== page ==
Red Hat

RichFaces 4 Overview. Part I – Ajax Request Queuing.

Posted by Ilya Shaikovsky    |       |    Tagged as

About RichFaces 4 Overview

This series of articles is intended to give you a short overview of all the work we've done in extending JSF 2 with advanced features and components.

Core Ajax components

The first part of the RichFaces components migration process contained mostly the a4j library core components, which provide enhanced Ajax functionality. I believe that most of the community knows the base RichFaces Ajax components well and has worked with them for a long time. So basically there is not much to cover in this area. It should be easy to use them in the same manner as it was in RichFaces 3.3.x, but considering the JSF 2 Ajax definitions standards. The first article is intended to provide a short usage overview for them and to describe the RichFaces 4 Ajax requests queuing mechanism, which is designed for easy optimizations of your page/server transactions.

Why do we need them?

So let's start from the beginning. Why we need our Ajax components in a JSF 2 world where Ajax is standardized and provided out of the box in implementations? The answer is simple: JSF is an open standard which provides basic functionality leaving much place for customizations and extensions. They have taken many implementation ideas from RichFaces 3.x and other frameworks and added common base functionality into the JSF 2 standard. However, there are still many use-cases with which implementation requires additional work from a JSF 2 developer. RichFaces intends to provide extensions which will cover most of the features that are absent in JSF but required for real-world web applications.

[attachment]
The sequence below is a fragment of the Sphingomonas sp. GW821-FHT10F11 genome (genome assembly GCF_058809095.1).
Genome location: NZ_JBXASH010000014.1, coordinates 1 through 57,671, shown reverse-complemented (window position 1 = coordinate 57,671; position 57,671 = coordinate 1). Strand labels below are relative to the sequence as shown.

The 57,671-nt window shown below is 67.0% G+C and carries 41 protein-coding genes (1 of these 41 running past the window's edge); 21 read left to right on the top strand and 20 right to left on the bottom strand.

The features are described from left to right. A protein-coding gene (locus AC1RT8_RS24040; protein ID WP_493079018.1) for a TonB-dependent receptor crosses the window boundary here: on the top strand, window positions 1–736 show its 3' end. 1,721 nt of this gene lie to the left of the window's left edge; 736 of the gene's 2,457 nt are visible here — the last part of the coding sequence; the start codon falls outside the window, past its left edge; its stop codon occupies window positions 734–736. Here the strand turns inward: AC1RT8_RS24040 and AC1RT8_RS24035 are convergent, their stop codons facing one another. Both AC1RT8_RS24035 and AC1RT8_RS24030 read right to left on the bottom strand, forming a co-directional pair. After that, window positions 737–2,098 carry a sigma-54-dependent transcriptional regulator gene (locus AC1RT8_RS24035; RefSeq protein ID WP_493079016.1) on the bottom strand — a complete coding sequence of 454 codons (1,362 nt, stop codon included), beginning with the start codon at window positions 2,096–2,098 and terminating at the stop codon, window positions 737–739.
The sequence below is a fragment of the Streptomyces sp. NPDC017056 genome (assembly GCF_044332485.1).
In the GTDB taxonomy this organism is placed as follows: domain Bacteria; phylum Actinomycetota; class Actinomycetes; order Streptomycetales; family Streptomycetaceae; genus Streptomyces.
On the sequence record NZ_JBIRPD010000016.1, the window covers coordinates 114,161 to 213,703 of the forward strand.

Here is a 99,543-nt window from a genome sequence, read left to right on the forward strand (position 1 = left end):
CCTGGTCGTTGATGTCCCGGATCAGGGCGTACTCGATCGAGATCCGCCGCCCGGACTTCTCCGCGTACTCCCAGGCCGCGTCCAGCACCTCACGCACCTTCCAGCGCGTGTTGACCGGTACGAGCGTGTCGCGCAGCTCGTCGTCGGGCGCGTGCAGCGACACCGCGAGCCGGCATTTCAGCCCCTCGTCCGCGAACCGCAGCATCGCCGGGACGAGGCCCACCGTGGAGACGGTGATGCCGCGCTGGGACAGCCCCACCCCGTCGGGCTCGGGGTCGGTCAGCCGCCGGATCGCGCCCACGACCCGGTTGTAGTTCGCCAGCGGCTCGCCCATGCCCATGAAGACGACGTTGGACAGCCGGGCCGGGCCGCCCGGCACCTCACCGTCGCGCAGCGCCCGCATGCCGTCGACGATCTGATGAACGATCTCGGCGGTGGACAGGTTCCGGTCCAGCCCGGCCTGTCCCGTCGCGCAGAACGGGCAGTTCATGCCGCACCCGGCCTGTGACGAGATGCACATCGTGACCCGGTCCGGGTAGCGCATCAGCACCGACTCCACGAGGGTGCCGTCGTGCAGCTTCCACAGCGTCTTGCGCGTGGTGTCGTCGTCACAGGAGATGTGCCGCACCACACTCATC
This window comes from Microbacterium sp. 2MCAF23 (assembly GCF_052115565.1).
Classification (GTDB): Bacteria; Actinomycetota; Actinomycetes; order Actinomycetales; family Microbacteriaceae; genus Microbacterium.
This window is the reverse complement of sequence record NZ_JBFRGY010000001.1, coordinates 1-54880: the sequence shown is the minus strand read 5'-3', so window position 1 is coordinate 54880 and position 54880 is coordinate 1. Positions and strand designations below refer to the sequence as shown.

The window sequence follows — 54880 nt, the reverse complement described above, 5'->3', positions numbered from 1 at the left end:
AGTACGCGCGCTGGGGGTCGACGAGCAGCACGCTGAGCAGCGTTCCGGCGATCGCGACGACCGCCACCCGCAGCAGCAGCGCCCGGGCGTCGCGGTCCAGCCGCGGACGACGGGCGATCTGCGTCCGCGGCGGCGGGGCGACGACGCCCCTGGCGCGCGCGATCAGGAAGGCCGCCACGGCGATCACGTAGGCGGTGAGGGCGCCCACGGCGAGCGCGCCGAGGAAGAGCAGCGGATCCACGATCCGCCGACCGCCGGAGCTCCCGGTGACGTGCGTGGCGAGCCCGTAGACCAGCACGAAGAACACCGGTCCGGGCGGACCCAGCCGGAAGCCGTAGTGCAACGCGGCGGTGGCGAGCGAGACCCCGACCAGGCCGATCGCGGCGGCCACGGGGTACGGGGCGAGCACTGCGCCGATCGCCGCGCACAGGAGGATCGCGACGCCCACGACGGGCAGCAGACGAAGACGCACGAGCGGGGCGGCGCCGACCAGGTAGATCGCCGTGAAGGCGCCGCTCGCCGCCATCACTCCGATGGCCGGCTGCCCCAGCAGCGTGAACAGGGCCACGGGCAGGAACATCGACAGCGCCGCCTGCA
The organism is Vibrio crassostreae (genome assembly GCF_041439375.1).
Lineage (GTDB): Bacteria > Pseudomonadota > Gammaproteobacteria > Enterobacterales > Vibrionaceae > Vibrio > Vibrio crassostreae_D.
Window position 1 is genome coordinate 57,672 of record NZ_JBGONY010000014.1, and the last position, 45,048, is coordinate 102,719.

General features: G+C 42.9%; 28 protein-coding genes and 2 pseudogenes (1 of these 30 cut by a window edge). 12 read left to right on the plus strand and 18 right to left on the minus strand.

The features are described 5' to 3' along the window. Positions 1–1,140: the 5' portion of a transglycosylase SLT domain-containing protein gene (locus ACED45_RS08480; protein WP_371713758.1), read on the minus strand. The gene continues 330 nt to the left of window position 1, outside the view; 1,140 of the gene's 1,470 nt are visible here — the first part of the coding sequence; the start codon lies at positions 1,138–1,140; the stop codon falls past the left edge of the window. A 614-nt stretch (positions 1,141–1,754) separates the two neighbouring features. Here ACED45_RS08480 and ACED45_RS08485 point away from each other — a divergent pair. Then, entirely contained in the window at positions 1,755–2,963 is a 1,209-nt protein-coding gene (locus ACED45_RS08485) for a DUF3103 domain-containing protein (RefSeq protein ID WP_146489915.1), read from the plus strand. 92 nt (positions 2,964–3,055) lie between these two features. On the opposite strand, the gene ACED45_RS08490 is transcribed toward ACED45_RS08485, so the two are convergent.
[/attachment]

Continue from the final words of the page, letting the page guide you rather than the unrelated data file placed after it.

Simple Ajax usage

Let’s explore the simplest Ajax repeater example in order to start with queuing functionality:

<h:inputText id="myinput" value="#{queueBean.text}">
	<a4j:ajax event="keyup" render="outtext"/>
</h:inputText>  
<h:outputText value="#{queueBean.text}" id="outtext"/>